*Pic: Rodney Pople’s 2012 Glover Art Prize winner entitled ‘Port Arthur’ … with Martin Bryant …
I watch very little television these days; I have sold my soul to Netflix (for which shows like Orange is the New Black and all the movies are worth it) and I catch up with one or two other shows on iView, but that’s it. I can’t tell you what’s happening on Home and Away or why the Habibs are coming, or even who they are. Really, I don’t care.
So I won’t be watching on Sunday night when Channel 7 airs an episode of its ‘Sixty Minutes Lite’ Sunday night current affairs program, called—in what is a brilliant piece of marketing genius—Sunday Night.
Apparently they have uncovered ‘new footage’ of Martin Bryant taken during the Port Arthur rampage of Sunday afternoon, April the 28th 1996. I have not watched the footage but I have seen stills from it on the Daily Mail webpage to which this article linked. This footage has apparently been packaged up as some sort of ‘where is Martin Bryant now?’ story, hosted by veteran television “journalist” Mike Willesee, who really should know better than to touch this prurient crap.
I know where Bryant is now; I went to court to watch him receive 35 consecutive life sentences. Since then I have heard that he has not particularly enjoyed his time there—there have been several suicide attempts, he spends nearly all day in isolation, and so on. The issue I have with programs like Sunday Night giving him and the Port Arthur Massacre oxygen is that we all need to pretend that the man no longer exists.
I do not advocate for capital punishment but the extremely horrific nature of his actions that afternoon mark him as someone who should never have another day of freedom. I would further contend that in order for any healing to continue—it’s still continuing, twenty years on, and will continue for many of those involved for as long as they draw breath—everyone needs to forget that he’s there, or that he exists.
I was employed as a Ghost Tour Guide at Port Arthur at the time of the massacre. I was not there that afternoon but I had spent several summers previously living on site and working with Nanette Mikac, Nicole Burgess and Elizabeth Howard.
Nicole and Elizabeth were shot at point blank range as they cowered in the small gift shop attached to the Broad Arrow Café. Nanette told her two young daughters, six-year-old Alannah and three-year-old Madeline, that they were safe as she ran with them up the hill leading out of the site towards the ticket booth; Bryant stopped his yellow Volvo and shot all three of them, an act witnessed by a very good friend of mine.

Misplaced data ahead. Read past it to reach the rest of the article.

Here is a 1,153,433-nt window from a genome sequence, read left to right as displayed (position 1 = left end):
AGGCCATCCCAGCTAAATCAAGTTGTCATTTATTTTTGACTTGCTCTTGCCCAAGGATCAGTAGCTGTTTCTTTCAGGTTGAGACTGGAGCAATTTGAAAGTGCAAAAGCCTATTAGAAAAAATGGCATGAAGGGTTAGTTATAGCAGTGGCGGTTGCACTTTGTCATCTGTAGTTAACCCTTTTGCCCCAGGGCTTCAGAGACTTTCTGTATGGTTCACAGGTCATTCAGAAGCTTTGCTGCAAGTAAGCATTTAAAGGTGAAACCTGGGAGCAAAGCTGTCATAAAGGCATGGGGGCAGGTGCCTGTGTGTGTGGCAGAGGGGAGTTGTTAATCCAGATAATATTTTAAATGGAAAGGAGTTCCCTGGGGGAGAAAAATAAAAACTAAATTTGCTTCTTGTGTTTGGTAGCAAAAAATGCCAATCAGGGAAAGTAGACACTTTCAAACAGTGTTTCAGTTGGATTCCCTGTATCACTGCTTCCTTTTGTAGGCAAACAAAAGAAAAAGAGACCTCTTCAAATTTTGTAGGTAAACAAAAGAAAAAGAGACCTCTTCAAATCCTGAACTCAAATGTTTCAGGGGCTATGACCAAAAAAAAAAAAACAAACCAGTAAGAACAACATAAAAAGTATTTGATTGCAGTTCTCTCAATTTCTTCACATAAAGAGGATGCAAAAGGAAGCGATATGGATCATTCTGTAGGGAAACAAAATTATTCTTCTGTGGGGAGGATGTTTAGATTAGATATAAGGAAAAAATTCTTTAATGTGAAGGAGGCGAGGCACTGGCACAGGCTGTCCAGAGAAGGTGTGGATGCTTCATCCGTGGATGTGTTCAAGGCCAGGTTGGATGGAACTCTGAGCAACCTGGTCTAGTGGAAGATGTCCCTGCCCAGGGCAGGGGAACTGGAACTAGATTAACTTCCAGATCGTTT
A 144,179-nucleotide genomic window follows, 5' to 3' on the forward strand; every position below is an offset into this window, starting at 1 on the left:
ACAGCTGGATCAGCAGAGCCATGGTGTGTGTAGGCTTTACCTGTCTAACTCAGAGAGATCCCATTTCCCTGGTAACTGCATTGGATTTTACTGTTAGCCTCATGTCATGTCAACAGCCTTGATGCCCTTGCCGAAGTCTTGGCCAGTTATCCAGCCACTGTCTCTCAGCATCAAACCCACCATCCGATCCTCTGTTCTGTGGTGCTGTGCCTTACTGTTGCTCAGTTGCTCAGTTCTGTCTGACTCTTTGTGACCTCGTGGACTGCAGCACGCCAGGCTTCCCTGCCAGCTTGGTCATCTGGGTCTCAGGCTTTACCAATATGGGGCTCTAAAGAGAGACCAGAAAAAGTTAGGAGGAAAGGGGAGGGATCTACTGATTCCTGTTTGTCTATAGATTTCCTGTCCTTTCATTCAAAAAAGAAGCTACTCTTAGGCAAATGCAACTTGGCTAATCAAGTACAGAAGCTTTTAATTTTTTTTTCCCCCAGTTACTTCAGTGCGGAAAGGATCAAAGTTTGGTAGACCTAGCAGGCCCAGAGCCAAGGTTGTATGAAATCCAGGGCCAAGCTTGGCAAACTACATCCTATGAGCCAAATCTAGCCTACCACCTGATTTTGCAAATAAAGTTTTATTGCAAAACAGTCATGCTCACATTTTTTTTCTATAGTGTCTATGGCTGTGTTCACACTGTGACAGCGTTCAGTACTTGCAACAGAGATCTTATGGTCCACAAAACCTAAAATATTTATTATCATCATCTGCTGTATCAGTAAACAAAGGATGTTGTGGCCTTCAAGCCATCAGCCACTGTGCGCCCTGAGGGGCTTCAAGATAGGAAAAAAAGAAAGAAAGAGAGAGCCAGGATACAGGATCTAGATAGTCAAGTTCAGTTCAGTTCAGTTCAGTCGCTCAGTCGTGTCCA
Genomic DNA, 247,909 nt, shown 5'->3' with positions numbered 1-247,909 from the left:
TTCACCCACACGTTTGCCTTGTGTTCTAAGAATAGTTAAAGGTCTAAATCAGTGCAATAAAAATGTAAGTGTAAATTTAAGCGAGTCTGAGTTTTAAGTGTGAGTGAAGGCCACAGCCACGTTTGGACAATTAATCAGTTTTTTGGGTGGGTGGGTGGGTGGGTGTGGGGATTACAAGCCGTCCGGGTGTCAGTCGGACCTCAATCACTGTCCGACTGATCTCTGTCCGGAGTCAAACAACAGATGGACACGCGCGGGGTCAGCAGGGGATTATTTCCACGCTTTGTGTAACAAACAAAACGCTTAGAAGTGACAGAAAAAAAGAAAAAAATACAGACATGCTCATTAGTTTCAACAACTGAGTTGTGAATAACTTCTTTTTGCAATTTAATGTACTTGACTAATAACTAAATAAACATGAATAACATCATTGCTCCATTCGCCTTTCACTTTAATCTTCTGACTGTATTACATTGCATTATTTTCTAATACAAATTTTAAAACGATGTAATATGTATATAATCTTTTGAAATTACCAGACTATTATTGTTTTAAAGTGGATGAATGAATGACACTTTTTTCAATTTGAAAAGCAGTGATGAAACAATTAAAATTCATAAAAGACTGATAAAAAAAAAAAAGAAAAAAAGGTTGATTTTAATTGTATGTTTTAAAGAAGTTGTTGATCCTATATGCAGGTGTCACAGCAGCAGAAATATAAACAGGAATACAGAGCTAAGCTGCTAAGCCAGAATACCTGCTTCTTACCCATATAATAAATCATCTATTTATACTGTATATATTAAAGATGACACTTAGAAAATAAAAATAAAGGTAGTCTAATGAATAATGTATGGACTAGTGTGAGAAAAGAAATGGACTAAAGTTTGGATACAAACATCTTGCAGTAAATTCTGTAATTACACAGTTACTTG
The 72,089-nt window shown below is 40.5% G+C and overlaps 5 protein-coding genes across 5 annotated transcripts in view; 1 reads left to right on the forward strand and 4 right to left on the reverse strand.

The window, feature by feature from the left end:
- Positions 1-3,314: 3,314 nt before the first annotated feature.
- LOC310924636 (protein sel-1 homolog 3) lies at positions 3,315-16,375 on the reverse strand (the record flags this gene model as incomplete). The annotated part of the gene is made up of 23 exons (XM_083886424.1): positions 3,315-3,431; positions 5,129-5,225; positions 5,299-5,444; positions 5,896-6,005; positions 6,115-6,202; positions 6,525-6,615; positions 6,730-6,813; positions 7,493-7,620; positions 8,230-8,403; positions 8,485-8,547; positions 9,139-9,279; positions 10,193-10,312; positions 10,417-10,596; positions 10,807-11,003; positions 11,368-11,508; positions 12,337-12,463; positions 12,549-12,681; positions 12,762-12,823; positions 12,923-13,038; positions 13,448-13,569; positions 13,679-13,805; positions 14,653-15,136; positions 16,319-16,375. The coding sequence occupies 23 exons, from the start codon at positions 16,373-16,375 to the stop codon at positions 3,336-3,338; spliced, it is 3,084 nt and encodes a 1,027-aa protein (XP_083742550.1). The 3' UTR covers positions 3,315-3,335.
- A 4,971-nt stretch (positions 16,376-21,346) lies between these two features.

One of the girls ran behind a tree, trying to hide. I can’t begin to imagine the absolute terror that all three of them felt.
I attended their funeral in the Melbourne suburb of Heidelberg, not far from the hospital where Nanette was working as a nurse when she met her future husband, Walter. The sight of Nanette’s coffin flanked by the two smaller coffins bearing her daughters is something that I will take with me to my own grave.
The sight of Walter, his face twisted with unimaginable grief and his daughters’ elastic hairbands circling his wrist, is also etched onto my soul. In a moment of splendid incongruity perfectly in keeping with Nanette’s personality, the three coffins were escorted from the Church to the tune of ABBA’s ‘Dancing Queen’.
A common tenet of journalism is that it’s supposed to serve the public interest. Airing “new footage” of Bryant that Sunday afternoon must fail such a test. There is no interest to be served in packaging it up with recollections and psychologists’ opinions so that it threatens to rip the fragile scabs off some very, very deep wounds.
This is not journalism; it is crass, artless, sensationalist bullshit. I invite you to turn it off, and listen to ABBA instead. You’ll feel much better about yourself.
*Cameron Hindrum lives, writes and works in Launceston.